Let me get this off my chest first:
In tonight’s Texas primary, President Obama faces another set of red-state voters — and with it the possibility that some little known challenger could wrack up some significant portion of the Democratic vote.
Challenging Obama for the Democratic primary nod will be John Wolfe, the Tennessee attorney who took over 40 percent of the primary vote in Arkansas, Florida author Darcy G. Richardson and Chicago investor Bob Ely.
“I think the President might have some protest votes against him in the Texas Democratic primary today,” said Harold Cook, a veteran Democratic strategist in the state. “Many conservatives here vote in the Democratic primary, driven mostly by local contested races.” But he added, the vote has “absolutely no significance for November.”
Matt Angle, another expert on Texas Democratic politics, concurred. ”In Texas, the people who don’t like Obama vote in the Republican primary,” he said.
A look at the numbers suggests that Obama will perform better in Texas than in Arkansas, Kentucky and West Virginia — all states where he lost upwards of 40 percent of the Democratic primary vote. Even so, the Lone Star state could still cause the Obama campaign a bit of heartburn.
Politico had a similar thumbsucker on its site as well:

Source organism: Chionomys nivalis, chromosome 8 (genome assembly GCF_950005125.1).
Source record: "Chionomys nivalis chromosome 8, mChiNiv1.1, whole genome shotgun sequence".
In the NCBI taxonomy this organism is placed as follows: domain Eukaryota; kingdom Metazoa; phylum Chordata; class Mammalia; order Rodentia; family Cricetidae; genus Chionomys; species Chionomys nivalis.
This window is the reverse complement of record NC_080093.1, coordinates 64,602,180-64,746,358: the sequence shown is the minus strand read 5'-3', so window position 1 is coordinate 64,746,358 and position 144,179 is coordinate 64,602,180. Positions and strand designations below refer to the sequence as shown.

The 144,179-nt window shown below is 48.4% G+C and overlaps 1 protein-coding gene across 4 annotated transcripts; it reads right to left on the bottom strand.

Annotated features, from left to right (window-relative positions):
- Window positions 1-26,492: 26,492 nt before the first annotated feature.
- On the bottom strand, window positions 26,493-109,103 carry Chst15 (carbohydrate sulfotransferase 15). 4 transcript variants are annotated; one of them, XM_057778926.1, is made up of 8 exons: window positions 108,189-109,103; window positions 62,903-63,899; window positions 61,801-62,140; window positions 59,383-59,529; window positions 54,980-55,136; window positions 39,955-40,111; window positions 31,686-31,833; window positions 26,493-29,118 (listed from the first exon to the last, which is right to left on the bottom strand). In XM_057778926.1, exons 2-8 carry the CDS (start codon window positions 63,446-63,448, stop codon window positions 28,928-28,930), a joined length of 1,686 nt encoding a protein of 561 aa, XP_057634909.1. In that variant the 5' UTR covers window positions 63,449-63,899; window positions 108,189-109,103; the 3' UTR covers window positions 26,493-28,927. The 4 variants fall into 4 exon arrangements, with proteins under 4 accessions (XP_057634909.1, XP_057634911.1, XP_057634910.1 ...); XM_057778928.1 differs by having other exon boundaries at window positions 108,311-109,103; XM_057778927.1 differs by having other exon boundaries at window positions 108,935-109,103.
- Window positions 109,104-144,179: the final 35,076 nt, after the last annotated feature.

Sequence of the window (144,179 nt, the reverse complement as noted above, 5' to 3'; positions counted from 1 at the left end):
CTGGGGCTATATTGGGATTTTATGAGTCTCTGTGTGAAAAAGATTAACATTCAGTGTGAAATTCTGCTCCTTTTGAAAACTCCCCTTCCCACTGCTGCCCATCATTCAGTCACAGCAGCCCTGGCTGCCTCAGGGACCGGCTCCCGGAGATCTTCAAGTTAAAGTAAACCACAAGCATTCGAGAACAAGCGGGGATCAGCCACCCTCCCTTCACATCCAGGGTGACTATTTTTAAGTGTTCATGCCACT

President Barack Obama’s humbling Appalachian primary tour is over. But there’s still one more chance for him to be embarrassed by white, rural working class voters.
While he’ll win the state easily, Texas borders three of the president’s worst performing primary states this year – Arkansas, Louisiana and Oklahoma. And the resistance to Obama in those states is concentrated by the Texas border and is likely to bleed across state lines into the counties in the Texas Panhandle, the Red River Valley and East Texas.
The good news for Obama is that the bulk of the Democratic vote will come from elsewhere in Texas. And the Democratic ballot will feature three little-known candidates, which will disperse the protest vote. But one of those candidates will be John Wolfe, who won 42 percent in Arkansas and 12 percent in Louisiana. While that’s enough to capture some Democratic delegates, state party officials in both states refused to award them to him.
For the record, President Obama was at over 88% with 91% of precincts reporting. Has no one noticed that you could fit all of the rural, white, working class, Democratic primary voters in this state in a Yugo? Sheesh. The vote in Texas, at least on the D side, comes from the cities and South Texas. This was not a state that was going to embarrass him.
- Paul Sadler will face Grady Yarbrough in a runoff for the Senate nomination. No, I knew nothing about him before last night, either. I quote from the Trib’s liveblog:
Educator Grady Yarbrough of San Antonio is currently running second in the four-way Democratic primary for U.S. Senate, with 21 percent of precincts reporting.
Reached by phone, Yarbrough said he had not been following the results but is not surprised he is running ahead of Addie Allen and Sean Hubbard and only behind former state Rep. Paul Sadler.
“I felt that it would be a runoff and yes, I have a plan for the runoff,” Yarbrough said. “It’s turning out the way I thought it would.”
Unlike his three competitors in the primary, Yarbrough has not reported raising or spending any money with the Federal Elections Commission. Yarbrough said he just hasn’t filed any reports yet but did spend money around the state promoting his campaign. Yarbrough said he advertised in African-American newspapers and had yard signs up in several parts of the state.